"Take Two" (November 2006)
How Hillary Clinton turned herself into the consummate Washington player. By Joshua Green
In a recent Chicago Tribune interview, Obama said he had no interest in being cast as the "un-Hillary." Nevertheless, that is how he will be cast if, as seems more and more likely, he runs. The contrasts are all in Obama’s favor, it seems to me. Obama writes his own books; Hillary hired a ghostwriter to write her best-selling memoir but neglected to mention it in her acknowledgements. Her speeches are purees of her handler’s words and ideas, and sound it. If Hillary’s last name were Rodham, she would not be in the Senate, much less be considered presidential timber. Her celebrity, like her name, is on loan from her husband. If Barack Obama were Joe Smith, he would be right where he is—indeed, cleft of his exotic name, he might make a stronger showing in the polls. He is a self-made political entrepreneur who has advanced on talent—his ease in communicating his ideas, his empathy not only for people in trouble but for those, like conservative evangelical Christians and Republican politicians, who disagree with him—and what Madison Avenue might call his "Q-rating," or un-analyzable likeability. While not an exciting speaker, Obama is an enthralling one. As she showed in her speech at the memorial service for Coretta Scott King, Hillary Clinton is a boring, flat-voiced, false-gesturing platform speaker. She shouts into the microphone; Obama talks into it. Her borrowed words inspire no trust – they remind us of her borrowed foundation – and her clenched personality inspires little affection. Money can’t buy her love, nor buzz protect her political glass jaw. The question for Democrats is, Who will break it first? Will it be one of her Democratic challengers—Obama, Joe Biden, John Edwards—or John McCain?
The knock on Obama is that, with only two years in the U.S. Senate, he lacks the experience to be president. Asked about that by the Tribune, he sensibly replied: "That experience question would be answered at the end of the campaign…. The test of leadership in my mind is not going to be what’s on a paper resumé." Dick Cheney and Donald Rumsfeld "had the best resumé on paper of any foreign policy team, and the result has been what I consider to be one of the biggest foreign policy mistakes in our history." Joe Biden had decades of experience in foreign policy, yet voted for that mistake. So did John Kerry, John Edwards, and Hillary Clinton.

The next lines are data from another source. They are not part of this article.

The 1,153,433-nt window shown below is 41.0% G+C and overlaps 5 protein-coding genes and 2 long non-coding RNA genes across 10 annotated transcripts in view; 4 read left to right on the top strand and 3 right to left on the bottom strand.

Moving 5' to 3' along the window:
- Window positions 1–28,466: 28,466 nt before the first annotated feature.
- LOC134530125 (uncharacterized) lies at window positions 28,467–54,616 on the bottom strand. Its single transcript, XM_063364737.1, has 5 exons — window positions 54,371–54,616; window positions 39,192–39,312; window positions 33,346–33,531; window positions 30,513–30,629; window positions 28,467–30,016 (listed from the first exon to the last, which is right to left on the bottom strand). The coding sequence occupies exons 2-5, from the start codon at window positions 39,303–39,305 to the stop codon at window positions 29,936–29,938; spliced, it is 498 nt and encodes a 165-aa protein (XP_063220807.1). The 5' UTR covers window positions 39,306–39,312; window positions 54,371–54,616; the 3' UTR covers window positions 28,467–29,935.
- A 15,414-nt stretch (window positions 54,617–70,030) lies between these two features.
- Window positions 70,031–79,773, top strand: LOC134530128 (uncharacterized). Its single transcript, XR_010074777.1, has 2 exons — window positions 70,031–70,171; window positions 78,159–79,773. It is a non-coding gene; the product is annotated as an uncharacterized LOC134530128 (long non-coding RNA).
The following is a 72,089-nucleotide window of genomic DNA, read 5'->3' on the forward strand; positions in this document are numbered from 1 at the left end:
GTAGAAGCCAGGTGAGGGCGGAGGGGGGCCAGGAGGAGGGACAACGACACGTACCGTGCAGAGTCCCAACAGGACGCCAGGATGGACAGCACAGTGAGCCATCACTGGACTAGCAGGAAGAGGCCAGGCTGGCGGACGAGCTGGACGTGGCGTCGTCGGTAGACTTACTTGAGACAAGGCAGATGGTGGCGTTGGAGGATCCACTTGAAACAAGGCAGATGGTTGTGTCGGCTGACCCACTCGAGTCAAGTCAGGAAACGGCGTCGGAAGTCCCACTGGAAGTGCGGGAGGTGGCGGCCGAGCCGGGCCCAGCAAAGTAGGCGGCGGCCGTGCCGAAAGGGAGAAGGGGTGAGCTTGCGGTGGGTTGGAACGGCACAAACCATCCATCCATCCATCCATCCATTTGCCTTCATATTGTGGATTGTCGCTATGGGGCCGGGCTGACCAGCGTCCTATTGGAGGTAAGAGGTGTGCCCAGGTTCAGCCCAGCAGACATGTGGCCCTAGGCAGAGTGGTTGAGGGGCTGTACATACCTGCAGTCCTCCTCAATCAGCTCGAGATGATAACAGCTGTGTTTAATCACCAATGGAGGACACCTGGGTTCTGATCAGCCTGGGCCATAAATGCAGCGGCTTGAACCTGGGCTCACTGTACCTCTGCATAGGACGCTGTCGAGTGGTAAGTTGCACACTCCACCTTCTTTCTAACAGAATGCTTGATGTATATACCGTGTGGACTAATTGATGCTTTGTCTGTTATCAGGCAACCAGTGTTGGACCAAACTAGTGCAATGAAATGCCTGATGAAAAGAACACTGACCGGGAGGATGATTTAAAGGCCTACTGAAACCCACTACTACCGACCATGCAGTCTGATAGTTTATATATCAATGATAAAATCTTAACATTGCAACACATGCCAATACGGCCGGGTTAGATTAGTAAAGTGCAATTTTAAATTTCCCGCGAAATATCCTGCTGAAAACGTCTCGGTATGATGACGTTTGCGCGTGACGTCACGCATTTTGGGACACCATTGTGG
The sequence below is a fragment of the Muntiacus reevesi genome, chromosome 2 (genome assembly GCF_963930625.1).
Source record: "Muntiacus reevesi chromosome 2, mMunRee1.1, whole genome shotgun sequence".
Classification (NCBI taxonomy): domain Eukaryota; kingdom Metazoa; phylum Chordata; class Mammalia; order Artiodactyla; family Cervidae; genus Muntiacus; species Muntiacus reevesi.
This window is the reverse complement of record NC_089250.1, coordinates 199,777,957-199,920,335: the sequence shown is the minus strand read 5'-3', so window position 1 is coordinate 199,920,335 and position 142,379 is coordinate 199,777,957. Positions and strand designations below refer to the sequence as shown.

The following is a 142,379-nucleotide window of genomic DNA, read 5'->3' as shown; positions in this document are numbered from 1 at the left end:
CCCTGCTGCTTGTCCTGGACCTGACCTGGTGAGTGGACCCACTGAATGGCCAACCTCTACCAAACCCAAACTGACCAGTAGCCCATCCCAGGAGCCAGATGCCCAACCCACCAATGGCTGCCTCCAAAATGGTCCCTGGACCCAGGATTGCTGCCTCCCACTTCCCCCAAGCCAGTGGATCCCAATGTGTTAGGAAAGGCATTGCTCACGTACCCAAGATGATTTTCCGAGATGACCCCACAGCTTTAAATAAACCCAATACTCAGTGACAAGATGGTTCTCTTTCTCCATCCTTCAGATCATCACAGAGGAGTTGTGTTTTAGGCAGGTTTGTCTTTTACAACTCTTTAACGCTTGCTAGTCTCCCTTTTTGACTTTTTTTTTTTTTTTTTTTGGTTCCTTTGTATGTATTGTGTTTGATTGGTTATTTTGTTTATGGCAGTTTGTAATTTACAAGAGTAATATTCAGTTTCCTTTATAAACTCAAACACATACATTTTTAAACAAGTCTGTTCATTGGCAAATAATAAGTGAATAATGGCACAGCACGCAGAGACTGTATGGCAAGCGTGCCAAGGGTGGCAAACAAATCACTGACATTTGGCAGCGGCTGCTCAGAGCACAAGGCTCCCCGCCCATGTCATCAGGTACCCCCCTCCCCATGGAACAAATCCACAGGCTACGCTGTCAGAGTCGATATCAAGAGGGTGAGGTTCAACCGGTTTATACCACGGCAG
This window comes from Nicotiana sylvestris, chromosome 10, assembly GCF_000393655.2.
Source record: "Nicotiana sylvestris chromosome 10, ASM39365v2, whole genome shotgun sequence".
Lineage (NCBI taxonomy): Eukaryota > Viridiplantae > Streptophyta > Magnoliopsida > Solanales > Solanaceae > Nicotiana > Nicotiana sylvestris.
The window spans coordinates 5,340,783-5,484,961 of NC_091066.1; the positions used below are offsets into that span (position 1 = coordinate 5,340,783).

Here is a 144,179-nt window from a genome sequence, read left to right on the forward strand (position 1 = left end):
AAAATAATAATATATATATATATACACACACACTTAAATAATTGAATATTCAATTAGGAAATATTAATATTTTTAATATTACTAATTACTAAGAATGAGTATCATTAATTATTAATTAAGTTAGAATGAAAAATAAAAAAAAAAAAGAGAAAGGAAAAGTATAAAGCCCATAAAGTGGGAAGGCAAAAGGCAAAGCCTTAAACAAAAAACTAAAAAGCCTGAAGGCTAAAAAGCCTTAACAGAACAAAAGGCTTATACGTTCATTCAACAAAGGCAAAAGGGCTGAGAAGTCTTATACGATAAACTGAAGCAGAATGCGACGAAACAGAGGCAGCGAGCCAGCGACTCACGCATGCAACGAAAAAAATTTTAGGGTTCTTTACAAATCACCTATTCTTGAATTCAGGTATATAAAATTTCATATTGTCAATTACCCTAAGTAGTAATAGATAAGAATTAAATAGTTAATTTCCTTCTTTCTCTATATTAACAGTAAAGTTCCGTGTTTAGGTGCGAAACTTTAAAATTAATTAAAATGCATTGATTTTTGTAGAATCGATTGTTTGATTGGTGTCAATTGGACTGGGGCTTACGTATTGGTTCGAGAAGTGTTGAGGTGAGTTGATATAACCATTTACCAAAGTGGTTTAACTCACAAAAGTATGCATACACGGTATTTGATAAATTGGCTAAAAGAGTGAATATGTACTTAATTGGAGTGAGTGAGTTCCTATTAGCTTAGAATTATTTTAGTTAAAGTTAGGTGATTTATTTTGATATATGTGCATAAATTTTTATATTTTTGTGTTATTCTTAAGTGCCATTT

And Barack Obama? Addressing an antiwar rally in Chicago in the fall of 2002, the then-Illinois state Senator said he was not opposed to all war; his grandfather had "fought in Patton’s army," and "after witnessing the carnage and destruction" of September 11th he said he "would willingly take up arms myself to prevent such a tragedy from happening again." What he could not support was "a dumb war, a rash war, a war based not on reason but on passion, not on principle but on politics." Then came a moment of historic prescience:
I know that even a successful war against Iraq will require a U.S. occupation of undetermined length, at undetermined cost, with undetermined consequences. I know that an invasion of Iraq without a clear rationale and without strong international support will only fan the flames of the Middle East, and encourage the worst, rather than the best, impulses of the Arab world, and strengthen the recruitment arm of Al Qaeda.
On the foreign policy issue of our time, Barack Obama was right, and Hillary Clinton et. al. wrong. Asked by the Tribune editors how he thought the Republicans would run against him, he winningly sallied, "War hero against snot-nosed kid." But the kid was right, not the war hero John McCain—which is a sufficient defense against GOP condescension, and an irrefutable example of Obama’s sound judgment. That, more than experience, is what’s wanted in a president. And like charisma, you have it or you don’t. Barack Obama has both; Hillary Clinton (vide, her politically tin-eared plan for universal health insurance), neither. Run, Barack, run.